things you don’t think about

One of the changes I’ve noticed with Warner turning into Orbit is that now my CEM and page proofs come with cover sheets that explain those parts of the process in more detail. (Page proofs arrived yesterday.) I always knew changes at this stage were expensive, and that if I made too many I’d have to pay for them myself, but this time around I’ve got concrete info: the allowance for author changes is generally somewhere between $200 and $800 dollars, depending on the book, and changes cost about $1.50 a line.

Which led to me noticing something. Thanks to the way I chose to structure it, MNC has a grand total of (I think) seven hard page breaks in the text. Things like the act openings with their epigraphs get their own pages, but the narrative itself leaves white space at the end of a page only seven times — at the end of each act, plus the prologue and epilogue.

Why does this matter? Because changing at the page-proof stage has a ripple effect. If the alteration I’d like to make in the first para of the prologue shortens it by one line, that will pull a line from page 2 onto page 1, and so on back until you hit a hard page break.

Of which there are only seven in the entire book.

There are many reasons to ponder things like chapter structure — how many, how long, etc — but this is a new one by me. Building the book this way means I have to be even more economical with my page-proof-stage changes, or next thing I know they’ll have to reset the entirety of Act Four. So I’m very glad I made myself read the entire CEM out loud, to catch as many verbal infelicities as possible; now is not the time to fix broken sentences. But even so, I find myself wanting to delete two words from the first paragraph, and I have to be really careful about that.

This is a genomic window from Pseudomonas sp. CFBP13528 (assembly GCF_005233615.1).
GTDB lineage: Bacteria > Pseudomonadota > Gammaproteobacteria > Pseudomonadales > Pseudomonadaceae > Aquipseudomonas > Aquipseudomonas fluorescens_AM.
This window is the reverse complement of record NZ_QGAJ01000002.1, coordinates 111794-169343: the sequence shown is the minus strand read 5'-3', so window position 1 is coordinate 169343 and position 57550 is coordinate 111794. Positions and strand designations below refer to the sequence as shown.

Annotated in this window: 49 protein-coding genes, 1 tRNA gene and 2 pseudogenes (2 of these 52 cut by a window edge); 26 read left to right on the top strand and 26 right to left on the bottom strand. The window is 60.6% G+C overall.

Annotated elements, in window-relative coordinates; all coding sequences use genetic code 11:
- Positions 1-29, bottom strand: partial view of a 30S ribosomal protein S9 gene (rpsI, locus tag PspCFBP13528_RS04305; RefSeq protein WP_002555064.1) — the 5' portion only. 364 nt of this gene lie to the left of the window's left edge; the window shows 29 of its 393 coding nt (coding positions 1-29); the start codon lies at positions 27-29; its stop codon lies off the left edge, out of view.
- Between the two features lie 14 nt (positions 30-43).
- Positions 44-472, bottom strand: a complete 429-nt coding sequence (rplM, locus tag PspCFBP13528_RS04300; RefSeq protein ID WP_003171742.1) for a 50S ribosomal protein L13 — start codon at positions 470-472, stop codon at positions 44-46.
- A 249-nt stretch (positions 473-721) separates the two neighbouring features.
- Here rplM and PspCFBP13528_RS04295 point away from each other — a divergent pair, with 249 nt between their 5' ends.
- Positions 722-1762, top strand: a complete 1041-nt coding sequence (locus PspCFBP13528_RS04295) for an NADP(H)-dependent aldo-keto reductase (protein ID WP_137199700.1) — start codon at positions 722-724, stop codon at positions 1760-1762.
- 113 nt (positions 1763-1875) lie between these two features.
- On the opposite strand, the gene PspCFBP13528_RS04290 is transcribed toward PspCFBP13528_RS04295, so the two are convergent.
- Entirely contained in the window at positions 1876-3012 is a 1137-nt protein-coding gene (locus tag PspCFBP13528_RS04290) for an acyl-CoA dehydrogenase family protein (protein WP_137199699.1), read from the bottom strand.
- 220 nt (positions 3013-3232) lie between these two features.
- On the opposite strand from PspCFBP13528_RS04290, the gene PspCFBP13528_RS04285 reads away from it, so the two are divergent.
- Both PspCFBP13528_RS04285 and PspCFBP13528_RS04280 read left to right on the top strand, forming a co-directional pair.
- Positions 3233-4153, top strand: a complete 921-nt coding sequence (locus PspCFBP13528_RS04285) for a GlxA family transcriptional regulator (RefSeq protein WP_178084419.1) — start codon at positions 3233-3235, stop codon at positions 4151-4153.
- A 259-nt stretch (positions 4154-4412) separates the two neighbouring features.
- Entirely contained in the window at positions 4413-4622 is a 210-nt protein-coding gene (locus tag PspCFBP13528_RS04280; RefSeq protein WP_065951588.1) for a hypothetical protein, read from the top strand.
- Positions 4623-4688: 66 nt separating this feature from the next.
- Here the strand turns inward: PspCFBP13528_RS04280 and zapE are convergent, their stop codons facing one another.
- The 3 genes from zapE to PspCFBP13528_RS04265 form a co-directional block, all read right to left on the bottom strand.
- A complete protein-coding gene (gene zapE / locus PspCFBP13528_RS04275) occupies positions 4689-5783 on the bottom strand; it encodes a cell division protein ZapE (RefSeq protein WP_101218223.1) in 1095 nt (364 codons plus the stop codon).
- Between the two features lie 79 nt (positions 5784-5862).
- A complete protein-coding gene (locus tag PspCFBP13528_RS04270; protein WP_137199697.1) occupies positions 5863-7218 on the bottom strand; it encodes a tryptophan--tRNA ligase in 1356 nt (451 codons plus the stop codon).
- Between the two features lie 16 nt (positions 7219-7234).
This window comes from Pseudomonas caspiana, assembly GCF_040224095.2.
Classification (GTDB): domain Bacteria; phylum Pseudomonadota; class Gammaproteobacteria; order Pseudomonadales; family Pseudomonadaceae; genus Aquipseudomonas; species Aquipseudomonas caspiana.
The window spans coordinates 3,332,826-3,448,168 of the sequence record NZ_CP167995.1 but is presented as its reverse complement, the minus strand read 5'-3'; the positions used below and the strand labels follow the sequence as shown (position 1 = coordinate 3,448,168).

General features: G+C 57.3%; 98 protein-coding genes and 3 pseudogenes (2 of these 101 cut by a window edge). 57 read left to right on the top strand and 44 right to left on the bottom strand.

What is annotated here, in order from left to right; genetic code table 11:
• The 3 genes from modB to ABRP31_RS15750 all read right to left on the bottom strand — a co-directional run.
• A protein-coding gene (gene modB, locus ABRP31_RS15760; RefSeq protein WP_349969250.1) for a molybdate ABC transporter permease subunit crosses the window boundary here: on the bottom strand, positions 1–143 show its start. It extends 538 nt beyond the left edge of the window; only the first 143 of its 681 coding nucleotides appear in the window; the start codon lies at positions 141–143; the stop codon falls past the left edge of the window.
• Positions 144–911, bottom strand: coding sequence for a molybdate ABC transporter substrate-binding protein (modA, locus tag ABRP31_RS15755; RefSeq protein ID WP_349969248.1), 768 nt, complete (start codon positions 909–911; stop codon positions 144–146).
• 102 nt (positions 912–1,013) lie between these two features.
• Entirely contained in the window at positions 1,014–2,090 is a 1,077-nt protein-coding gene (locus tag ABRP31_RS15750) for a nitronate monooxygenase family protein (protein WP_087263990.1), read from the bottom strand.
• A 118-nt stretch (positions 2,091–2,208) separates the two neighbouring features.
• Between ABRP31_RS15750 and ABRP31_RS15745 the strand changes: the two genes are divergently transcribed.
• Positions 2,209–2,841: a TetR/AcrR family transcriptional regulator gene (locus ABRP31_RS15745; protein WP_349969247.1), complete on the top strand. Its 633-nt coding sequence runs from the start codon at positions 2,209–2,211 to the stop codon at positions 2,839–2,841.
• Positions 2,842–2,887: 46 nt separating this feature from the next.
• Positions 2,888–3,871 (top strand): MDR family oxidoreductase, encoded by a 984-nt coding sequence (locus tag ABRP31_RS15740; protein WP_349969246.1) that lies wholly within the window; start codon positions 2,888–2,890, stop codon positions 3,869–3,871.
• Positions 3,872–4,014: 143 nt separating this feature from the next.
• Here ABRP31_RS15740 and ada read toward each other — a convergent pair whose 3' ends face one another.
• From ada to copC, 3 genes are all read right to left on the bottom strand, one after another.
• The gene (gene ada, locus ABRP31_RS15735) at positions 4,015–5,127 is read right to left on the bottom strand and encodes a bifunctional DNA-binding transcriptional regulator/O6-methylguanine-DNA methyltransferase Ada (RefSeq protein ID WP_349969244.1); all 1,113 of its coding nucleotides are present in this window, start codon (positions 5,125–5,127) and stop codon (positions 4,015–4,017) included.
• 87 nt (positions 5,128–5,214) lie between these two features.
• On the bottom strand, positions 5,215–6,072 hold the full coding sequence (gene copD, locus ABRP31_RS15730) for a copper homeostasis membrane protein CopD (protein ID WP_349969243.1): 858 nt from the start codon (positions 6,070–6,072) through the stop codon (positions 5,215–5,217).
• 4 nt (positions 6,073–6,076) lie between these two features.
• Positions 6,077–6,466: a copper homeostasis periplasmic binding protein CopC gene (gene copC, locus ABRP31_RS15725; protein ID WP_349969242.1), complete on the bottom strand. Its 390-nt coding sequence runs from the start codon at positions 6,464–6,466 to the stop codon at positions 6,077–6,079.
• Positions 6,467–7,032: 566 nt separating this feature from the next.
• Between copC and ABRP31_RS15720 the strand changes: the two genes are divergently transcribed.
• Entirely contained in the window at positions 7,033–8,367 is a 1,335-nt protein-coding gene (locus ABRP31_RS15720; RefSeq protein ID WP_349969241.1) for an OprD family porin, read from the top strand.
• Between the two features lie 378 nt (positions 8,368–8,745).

Note to self: chapter breaks are your friend.

0 Responses to “things you don’t think about”

  1. jimhines

    That’s good to know… I usually end up sending a lot of corrections back, in part because my copy editor and I differ about comma usage. But I also try to tweak any word or line changes so that the paragraph itself remains the same length, trying to avoid that ripple effect.

    But $1.50 per line could add up awfully quickly.

    Personally, I’d like some sort of incentive if we come in under-budget. If I can get the manuscript polished the first time, give me the $100 that’s left over. It might inspire better manuscripts from the authors 🙂

    • Marie Brennan

      I finish all my fights with the copy-editor at the CEM stage. (Or try to.) It helps that when I e-mailed the CE director asking about their capitalization policy, she told me I could capitalize however the heck I pleased, style guide be damned. So I just made up a list of changes to be universally stetted.

      But yes, I wouldn’t object to a “clean MS bonus” being written somewhere into my contract. ^_^

  2. tessagratton

    That is fascinating! Thanks for sharing.

    • Marie Brennan

      You’re welcome. It’s the kind of random behind-the-scenes detail that you generally don’t hear about before it becomes an issue for you.

  3. d_c_m

    Note to self: chapter breaks are your friend.
    Wow. Good to know. Thanks for the share.

    And if figured Bellatrix was a good icon for a MNC post. 🙂

  4. ninja_turbo

    Note to self: chapter breaks are your friend.

    I’ll consider myself lucky that Shield and Crocus has short chapters, then.

    Thanks for the peek behind the scenes.

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